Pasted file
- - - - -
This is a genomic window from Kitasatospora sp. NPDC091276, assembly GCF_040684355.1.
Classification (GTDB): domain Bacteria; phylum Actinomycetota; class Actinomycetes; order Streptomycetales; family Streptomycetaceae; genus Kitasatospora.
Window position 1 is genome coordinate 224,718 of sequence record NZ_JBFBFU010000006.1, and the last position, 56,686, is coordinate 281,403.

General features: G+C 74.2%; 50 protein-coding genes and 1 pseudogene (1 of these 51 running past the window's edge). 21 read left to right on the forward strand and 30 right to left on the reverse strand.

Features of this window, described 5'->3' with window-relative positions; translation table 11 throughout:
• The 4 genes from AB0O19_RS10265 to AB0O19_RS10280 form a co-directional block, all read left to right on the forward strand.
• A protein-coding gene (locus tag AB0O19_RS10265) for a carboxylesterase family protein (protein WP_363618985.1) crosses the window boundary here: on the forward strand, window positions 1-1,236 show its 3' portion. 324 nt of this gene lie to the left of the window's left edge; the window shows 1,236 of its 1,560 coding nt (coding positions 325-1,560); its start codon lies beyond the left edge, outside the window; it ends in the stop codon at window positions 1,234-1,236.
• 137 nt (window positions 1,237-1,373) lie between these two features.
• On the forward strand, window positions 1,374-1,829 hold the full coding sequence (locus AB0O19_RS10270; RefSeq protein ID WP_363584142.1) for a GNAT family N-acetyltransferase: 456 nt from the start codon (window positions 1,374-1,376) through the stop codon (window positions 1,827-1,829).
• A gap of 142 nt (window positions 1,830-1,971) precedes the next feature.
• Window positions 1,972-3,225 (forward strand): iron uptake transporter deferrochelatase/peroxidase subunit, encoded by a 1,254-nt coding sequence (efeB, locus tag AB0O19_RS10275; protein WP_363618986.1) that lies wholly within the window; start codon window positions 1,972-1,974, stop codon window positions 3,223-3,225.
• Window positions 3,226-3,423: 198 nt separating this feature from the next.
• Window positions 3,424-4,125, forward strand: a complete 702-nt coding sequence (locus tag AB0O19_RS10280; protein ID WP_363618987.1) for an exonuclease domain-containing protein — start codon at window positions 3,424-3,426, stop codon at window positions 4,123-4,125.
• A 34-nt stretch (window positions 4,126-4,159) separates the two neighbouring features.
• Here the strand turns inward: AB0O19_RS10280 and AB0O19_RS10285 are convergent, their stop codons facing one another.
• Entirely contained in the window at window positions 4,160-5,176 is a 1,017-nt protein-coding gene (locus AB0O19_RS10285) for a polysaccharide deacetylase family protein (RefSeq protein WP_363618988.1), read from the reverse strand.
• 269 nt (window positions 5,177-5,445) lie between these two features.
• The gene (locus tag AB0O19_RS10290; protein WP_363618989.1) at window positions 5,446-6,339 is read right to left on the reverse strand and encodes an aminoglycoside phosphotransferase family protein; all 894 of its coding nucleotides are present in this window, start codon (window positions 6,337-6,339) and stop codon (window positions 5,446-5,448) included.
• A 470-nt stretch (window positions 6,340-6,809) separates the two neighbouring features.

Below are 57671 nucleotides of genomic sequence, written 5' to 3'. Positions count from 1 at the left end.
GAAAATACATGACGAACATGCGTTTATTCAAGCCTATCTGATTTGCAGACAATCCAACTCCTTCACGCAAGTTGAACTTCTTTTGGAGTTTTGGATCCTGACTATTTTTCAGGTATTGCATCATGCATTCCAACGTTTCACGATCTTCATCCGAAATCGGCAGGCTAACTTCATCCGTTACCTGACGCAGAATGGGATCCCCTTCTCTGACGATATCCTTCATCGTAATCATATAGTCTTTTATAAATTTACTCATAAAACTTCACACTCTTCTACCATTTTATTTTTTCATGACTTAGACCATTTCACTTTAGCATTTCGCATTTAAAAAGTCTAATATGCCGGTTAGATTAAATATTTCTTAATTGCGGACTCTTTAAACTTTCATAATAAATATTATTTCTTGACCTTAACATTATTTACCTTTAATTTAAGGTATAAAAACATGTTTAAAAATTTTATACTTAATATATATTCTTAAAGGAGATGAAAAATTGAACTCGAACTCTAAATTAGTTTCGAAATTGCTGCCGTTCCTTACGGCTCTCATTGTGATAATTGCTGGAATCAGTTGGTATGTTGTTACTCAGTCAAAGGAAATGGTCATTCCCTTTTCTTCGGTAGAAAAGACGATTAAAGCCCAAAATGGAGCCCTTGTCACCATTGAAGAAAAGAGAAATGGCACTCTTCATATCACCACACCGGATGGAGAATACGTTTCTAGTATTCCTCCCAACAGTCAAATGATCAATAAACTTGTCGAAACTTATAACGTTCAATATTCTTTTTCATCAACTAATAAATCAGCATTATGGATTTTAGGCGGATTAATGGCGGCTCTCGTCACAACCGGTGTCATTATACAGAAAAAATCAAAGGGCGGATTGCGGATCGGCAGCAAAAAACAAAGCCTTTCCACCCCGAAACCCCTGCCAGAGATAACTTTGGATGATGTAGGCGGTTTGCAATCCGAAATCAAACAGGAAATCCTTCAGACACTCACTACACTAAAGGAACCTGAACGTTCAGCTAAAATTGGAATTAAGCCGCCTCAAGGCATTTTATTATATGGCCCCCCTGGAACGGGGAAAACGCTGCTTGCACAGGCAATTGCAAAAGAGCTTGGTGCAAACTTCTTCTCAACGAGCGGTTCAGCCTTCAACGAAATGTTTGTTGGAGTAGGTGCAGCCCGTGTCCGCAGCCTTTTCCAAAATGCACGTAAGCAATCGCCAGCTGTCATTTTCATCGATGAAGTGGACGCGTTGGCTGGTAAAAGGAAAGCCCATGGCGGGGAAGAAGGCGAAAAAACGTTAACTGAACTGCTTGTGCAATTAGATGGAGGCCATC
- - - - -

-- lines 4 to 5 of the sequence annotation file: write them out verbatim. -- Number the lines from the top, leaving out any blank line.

General features: G+C 74.2%; 50 protein-coding genes and 1 pseudogene (1 of these 51 running past the window's edge). 21 read left to right on the forward strand and 30 right to left on the reverse strand.

Features of this window, described 5'->3' with window-relative positions; translation table 11 throughout: